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Certainty: Death, taxes and cattle hate dirt

Philip Loduha for Progressive Forage Published on 06 June 2017
pick-up style hay merger

Most people consider death and taxes as the only two “certainties” in our human existence. Most dairy or beef producers would probably add a third “certainty” to the list: cattle do not like to eat dirt.

Besides diminishing palatability, dirt increases the ash content of any hay or forage ration. Ash directly displaces nutrients because cattle cannot transform it into energy. For example, if a cow consumes 1 pound of ash over the course of a day, that is the same as removing 1 pound of beneficial feed that it could convert to bodily growth or milk production.

Natural minerals, such as calcium and magnesium, occur in all forage plants. These are technically classified as ash, even though many of them benefit the animal. As much as we try to avoid it, some unwanted soil will inevitably stick to the plants from dust, rain splash and touching the ground. So how can we minimize the levels of undesirable ash contamination in a feeding ration? Carefully chosen harvest practices and equipment adjustments will go a long way toward delivering high-quality nourishment to your animals and maximizing your operation’s profitability.


As the first step in the forage-harvesting chain, mowing plays a pivotal role in reducing ash levels. Most operations today utilize a disc mower or mower-conditioner. These machines offer outstanding speed and field efficiency. However, without some simple adjustments, they can contribute to elevated ash levels.

First, take a look at the knives. Angled or curved knives, combined with the rotating discs, create upward suction. This suction helps any downed hay to stand up enough to be cut, but it also lifts dirt into the crop, especially in drier conditions. Flat-bladed knives do not generate as much upward lift and take up less dirt.

The mower’s cutterbar setting also affects the amount of dirt pulled into the cut crop. Be sure to keep the angle of the cutterbar as flat as possible. If the cutterbar is tipped too far forward, it will force the knives to scalp the soil surface. While some crops such as alfalfa can be cut down to 1.5 inches to maximize yield, cutting low tends to increase ash contamination by bringing up more dirt when harvesting the plants. Raising the stubble height to 3 inches does lower yield slightly, but more than makes up for it with lower ash levels. The taller stubble forms a better “bed” on which to lay the cut crop, helping to keep it from contamination.

Finally, widening the swath or windrow can improve ash levels. Packing all of the cut crop into a narrow, heavy windrow usually causes it to sink through the stubble and sit directly on the ground. A wider swath will spread the weight of the cut crop across a larger surface area, helping it sit on top of the stubble.

Tedding and raking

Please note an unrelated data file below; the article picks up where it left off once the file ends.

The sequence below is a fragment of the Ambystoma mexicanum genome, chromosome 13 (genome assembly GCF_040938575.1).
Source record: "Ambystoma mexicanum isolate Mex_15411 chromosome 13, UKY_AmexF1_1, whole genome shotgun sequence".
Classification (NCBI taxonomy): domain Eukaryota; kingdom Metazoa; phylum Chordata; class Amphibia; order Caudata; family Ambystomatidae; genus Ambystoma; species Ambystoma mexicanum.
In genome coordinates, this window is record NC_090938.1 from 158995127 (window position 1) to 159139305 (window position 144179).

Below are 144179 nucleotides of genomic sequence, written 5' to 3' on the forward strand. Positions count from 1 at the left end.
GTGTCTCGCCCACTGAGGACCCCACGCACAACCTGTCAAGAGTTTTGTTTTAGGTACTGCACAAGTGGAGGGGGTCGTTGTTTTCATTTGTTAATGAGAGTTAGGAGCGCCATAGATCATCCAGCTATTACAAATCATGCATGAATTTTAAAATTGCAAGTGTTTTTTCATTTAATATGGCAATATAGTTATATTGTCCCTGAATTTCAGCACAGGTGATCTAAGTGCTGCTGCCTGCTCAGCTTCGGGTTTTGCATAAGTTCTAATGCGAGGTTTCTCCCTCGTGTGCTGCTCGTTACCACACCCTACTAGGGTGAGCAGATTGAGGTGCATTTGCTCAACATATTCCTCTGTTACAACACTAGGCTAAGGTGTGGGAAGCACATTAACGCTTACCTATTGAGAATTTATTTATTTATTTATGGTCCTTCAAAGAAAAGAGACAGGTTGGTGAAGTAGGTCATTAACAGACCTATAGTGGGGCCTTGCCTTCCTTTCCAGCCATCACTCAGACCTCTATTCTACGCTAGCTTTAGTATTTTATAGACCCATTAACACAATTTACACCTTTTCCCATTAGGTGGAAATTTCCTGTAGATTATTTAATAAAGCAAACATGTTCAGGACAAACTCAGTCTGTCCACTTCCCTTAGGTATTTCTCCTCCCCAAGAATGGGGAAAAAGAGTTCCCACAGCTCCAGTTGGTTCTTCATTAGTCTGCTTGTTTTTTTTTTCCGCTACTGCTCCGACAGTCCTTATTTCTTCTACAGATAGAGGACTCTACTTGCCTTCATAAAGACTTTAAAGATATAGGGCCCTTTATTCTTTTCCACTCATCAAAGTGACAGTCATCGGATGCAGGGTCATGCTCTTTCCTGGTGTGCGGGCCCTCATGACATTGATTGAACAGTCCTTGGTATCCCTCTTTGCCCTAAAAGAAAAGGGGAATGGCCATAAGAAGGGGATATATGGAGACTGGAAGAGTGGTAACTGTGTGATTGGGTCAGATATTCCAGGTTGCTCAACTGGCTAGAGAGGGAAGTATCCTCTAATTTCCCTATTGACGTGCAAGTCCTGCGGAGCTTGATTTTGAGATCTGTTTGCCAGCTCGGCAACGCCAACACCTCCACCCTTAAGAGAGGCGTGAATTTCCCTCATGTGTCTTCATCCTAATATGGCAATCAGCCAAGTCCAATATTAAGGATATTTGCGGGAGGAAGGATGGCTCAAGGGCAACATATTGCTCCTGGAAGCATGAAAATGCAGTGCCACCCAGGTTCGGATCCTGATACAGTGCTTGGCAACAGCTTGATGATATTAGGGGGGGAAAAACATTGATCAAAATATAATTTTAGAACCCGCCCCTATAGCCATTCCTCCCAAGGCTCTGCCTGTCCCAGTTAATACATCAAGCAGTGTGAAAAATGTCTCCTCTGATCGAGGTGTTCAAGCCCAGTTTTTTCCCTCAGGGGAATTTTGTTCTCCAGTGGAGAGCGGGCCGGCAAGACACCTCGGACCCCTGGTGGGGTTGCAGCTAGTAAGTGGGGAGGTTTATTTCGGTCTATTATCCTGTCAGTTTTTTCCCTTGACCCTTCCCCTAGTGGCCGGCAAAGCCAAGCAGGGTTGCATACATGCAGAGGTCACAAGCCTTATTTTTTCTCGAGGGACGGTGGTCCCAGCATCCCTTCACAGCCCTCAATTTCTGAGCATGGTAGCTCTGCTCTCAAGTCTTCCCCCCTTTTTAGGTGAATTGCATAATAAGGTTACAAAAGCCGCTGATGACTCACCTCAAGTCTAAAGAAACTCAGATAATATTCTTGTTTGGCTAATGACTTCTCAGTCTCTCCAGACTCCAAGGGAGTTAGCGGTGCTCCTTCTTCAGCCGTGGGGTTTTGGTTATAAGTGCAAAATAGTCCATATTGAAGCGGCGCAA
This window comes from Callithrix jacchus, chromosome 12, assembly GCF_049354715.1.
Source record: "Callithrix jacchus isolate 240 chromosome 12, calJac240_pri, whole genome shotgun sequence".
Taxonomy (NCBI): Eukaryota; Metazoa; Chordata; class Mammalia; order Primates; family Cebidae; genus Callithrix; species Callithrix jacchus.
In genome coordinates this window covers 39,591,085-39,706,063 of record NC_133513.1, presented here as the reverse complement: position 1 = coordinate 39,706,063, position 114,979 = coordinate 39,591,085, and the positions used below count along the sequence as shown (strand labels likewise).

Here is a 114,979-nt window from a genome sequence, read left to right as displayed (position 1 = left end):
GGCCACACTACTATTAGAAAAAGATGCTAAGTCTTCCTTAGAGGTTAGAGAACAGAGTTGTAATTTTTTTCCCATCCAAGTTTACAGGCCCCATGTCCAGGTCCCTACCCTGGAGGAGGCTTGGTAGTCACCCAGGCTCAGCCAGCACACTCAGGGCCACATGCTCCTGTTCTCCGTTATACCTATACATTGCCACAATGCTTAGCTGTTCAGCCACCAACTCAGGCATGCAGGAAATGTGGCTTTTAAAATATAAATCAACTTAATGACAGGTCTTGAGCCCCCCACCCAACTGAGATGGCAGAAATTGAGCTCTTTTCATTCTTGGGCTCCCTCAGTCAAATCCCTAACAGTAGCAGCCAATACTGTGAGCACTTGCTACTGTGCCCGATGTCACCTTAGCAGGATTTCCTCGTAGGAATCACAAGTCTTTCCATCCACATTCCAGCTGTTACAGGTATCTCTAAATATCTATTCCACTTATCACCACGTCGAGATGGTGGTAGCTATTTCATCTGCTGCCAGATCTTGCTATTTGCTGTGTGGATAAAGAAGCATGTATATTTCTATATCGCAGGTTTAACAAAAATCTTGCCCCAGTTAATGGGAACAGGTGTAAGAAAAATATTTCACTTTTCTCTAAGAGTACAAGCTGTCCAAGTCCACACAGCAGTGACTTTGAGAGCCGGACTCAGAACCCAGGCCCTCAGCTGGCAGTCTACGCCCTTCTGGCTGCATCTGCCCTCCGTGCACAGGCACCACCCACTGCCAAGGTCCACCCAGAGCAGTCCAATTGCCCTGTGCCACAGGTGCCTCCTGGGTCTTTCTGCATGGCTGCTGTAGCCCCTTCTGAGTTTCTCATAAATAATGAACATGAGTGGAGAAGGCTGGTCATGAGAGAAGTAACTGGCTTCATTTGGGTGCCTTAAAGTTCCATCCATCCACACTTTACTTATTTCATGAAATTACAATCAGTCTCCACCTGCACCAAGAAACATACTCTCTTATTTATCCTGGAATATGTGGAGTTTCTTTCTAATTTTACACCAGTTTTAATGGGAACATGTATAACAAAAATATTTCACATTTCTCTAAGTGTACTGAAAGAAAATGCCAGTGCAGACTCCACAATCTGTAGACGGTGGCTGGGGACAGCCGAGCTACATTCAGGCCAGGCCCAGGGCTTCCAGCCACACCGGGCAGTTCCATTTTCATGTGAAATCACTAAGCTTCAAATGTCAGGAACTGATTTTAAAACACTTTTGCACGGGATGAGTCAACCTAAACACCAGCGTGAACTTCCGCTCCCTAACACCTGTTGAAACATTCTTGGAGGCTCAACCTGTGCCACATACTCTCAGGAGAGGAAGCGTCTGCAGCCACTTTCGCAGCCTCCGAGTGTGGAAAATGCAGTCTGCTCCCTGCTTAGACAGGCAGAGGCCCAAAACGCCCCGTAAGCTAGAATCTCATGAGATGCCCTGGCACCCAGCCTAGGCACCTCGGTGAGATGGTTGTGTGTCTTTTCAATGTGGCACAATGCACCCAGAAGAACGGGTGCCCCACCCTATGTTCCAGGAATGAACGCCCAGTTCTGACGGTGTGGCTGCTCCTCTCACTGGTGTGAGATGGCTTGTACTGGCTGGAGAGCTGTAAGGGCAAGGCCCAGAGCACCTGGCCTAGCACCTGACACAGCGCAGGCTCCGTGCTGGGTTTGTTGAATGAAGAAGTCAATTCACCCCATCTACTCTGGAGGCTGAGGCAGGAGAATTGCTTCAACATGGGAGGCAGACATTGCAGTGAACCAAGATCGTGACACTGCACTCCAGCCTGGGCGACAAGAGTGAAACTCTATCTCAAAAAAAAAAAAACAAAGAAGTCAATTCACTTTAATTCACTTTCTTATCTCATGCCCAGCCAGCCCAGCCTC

Much like wide swathing, tedding can help lower ash levels by spreading out the crop as much as possible so it rests on top of the stubble. Make sure to set the tedder properly. The tines should sweep just below the top of the stubble so they displace as much crop as possible without brushing the ground and incorporating dirt into the forage.

When the time comes to gather the crop into final windrows for harvesting, the style of rake significantly influences the ash level of the forage. Wheel rakes offer low purchase prices and simple designs that seem very attractive on the surface. They can be the right fit for some operations, but despite these advantages, they are the least favorable option from an ash-content standpoint. The rake wheels roll the crop across the stubble. Without a powered drive system, the rake wheels must constantly contact the ground, stirring up dirt and dust, which can be incorporated into the windrows. All other factors being equal, forage gathered with a wheel rake may see twice as much additional ash content compared with that gathered with a rotary rake.

Rotary rakes, when set correctly, keep their tines just above the soil surface as they move the crop. Since the tines do not contact the soil, they keep harvested forages much “cleaner” than wheel rakes do. However, the tines still move the crop across the ground, allowing stems and leaves to collect contaminants as the windrow is formed. This method of creating windrows means that rotary rakes will deposit extra ash into forage rations as opposed to hay mergers.

Pickup-style mergers are designed for the cleanest operation of all hay-gathering options. The pickup tines of a properly set merger reach just below the top of the stubble without contacting the ground, bringing the cut crop straight up onto the belt. The belt then transfers the crop and drops it straight back onto the ground. Carrying the crop on the machine rather than moving it laterally on the ground keeps the material from picking up dirt, again, minimizing ash content.

Final thoughts

All crops harvested and fed to cattle will contain some level of ash above what occurs in nature. Unavoidable weather conditions and other factors mean that no forage will be completely free of dirt. The best way to reduce ash is to focus on equipment-related factors that you can control throughout the harvesting process. Since ash displaces beneficial nutrients, anything you can do to remove it from the ration will improve the animals’ performance and make a positive impact on your operation’s bottom line.  end mark

Philip Loduha is a Kuhn North America product management specialist.

PHOTO: Pickup-style mergers are designed for the cleanest operation of all hay-gathering options. Photo courtesy of Kuhn North America.